One of the Most Recognizable Names in the World of Trauma Therapy Joins Aurora as Senior Fellow Consultant

Gimli, Manitoba, June 09, 2021 (GLOBE NEWSWIRE) — Aurora Recovery Centre is once again bringing in the right people at the right time.

The Gimli, Manitoba-based facility is welcoming one of the world’s leading experts in trauma therapy to its team of senior consultants.

Aurora president and COO, Steve Low, announced to his staff recently that Dr. Johanna O’Flaherty has joined the Centre’s team as a Senior Fellow Consultant, effective immediately. O’Flaherty, PhD, LADAC, CEAP, is well known and highly respected in the field of substance abuse treatment, trauma, and crisis management.

O’Flaherty’s list of accomplishments is substantial. From humble beginnings in Ireland, she joined the aviation industry in the early 1970s, and helped start Pan American World Airlines’ first Employee Assistance Program. She went on to create Crisis Response Teams for other airlines.

O’Flaherty has been front and center in helping the families of loved ones lost or injured during some of the world’s most devastating events. She managed oversight of the counseling response for families and airline employees of the 1988 Lockerbie bombing of Pan Am Flight 103, which killed 270 people. O’Flaherty and her Trauma Response team of volunteer airline employees were activated in the aftermath of TWA’s flight 800 that exploded over Long Island Sound in 1996, killing all 230 on board. O’Flaherty also helped victims and families after the horrific events of 9/11, and again in her hometown of Las Vegas, following the mass shooting in 2017, and once more, earlier this year in the Boulder, Colorado shooting.

She has been saluted by first responders and law enforcement organizations, including the FBI, for her exceptional service in the public interest.

Her ability to train others to help those dealing with trauma is second to none. But she is also a legend in the field of addiction treatment.

Among her clinical accomplishments, O’Flaherty is a former Vice President of Treatment Services at the renowned Betty Ford Centre (2006-2013) and was CEO of the Las Vegas Recovery Centre. With a doctorate in Philosophy in Clinical Psychology, to go along with a master’s degree in Clinical Depth Psychology and a Bachelor of Science degree, O’Flaherty has received training from many of the most prestigious halls of learning around the world, including Betty Ford, Hazelden, Rutgers School of Alcoholism Studies, the Johnson Institute, and the South Oaks Hospital Institute of Alcoholism Studies.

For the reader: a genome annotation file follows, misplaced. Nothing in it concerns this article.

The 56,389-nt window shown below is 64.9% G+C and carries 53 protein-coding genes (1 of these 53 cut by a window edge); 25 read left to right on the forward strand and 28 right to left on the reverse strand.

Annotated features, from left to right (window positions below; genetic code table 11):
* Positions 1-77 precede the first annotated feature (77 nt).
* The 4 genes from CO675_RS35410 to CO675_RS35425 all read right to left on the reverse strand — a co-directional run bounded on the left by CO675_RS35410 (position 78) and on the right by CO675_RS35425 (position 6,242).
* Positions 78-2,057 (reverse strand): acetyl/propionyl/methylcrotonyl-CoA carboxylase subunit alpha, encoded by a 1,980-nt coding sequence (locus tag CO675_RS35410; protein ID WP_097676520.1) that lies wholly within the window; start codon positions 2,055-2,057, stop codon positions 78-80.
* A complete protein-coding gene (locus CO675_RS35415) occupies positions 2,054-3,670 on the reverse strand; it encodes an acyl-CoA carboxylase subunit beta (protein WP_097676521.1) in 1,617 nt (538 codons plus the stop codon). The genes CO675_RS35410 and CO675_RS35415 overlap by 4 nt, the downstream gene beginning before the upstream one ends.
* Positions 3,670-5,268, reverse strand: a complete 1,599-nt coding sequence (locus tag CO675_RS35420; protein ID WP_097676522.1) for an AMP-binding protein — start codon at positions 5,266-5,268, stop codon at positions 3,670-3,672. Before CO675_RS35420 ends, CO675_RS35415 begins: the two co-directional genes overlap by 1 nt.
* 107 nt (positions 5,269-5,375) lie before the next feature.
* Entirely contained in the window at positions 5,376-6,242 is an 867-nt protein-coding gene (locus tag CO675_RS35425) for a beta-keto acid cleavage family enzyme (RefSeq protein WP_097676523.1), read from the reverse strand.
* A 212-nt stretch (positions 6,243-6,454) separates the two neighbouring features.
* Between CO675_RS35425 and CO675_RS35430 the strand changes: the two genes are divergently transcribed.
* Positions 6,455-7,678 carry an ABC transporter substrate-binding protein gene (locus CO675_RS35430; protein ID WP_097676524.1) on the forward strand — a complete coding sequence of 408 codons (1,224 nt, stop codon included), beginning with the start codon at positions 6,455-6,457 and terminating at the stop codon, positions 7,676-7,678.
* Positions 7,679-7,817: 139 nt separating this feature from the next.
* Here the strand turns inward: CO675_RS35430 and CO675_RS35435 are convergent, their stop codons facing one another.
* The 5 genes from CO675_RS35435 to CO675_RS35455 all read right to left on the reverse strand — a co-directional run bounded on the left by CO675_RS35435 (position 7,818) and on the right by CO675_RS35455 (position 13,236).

Recently, she led a month-long trauma training exercise with Aurora Recovery Centre staff. O’Flaherty said the interactions with her students during the Aurora sessions made it easy for her to make the decision to come on board in a longer, more hands-on approach when Steve Low introduced the idea.

“I spent quite a bit of time with them over training on Ancestral Trauma and Addiction. I saw the passion. I saw the beauty that collectively their staff have to offer,” said O’Flaherty.

Given the growing importance of understanding how trauma and substance use are intertwined, having O’Flaherty’s to lean on on the consulting team was a natural fit, says Low.

With 43 years of abstinence in her own personal recovery from substance abuse, O’Flaherty commended her peers at Aurora for the direction they are heading.

“It is very futuristic of Aurora’s leadership to understand the need for their treatment centre and their staff to be trauma informed,” said O’Flaherty. “While Steve Low and I, and many others at Aurora, are certainly elders in the field, hopefully we are not having the same approach to treatment that we were 30 years ago,” says O’Flaherty. “We have learned a lot.”

The timing of Aurora’s announcement is not lost on the centre’s leaders.

June is National Indigenous Awareness Month in Canada. As the nation, and indeed the world, comes to terms with the recent heartbreaking findings of the remains of 215 children at a former residential school site in Kamloops, B.C., “It cannot be understated how important trauma work will be for many affected by this tragic story,” said Low. “Having Johanna to lean on and to help guide our clinicians can only help open paths to healing for all our patients experiencing trauma,” he said. “It takes time, empathy, and processing. But we need to start somewhere in order to heal, and Aurora is grateful to be able to offer ourselves as a compassionate place for this process.”

Aurora Recovery Centre is a 70-bed private addiction treatment centre in Gimli, Manitoba that offers treatment for substance use and mental health disorders.


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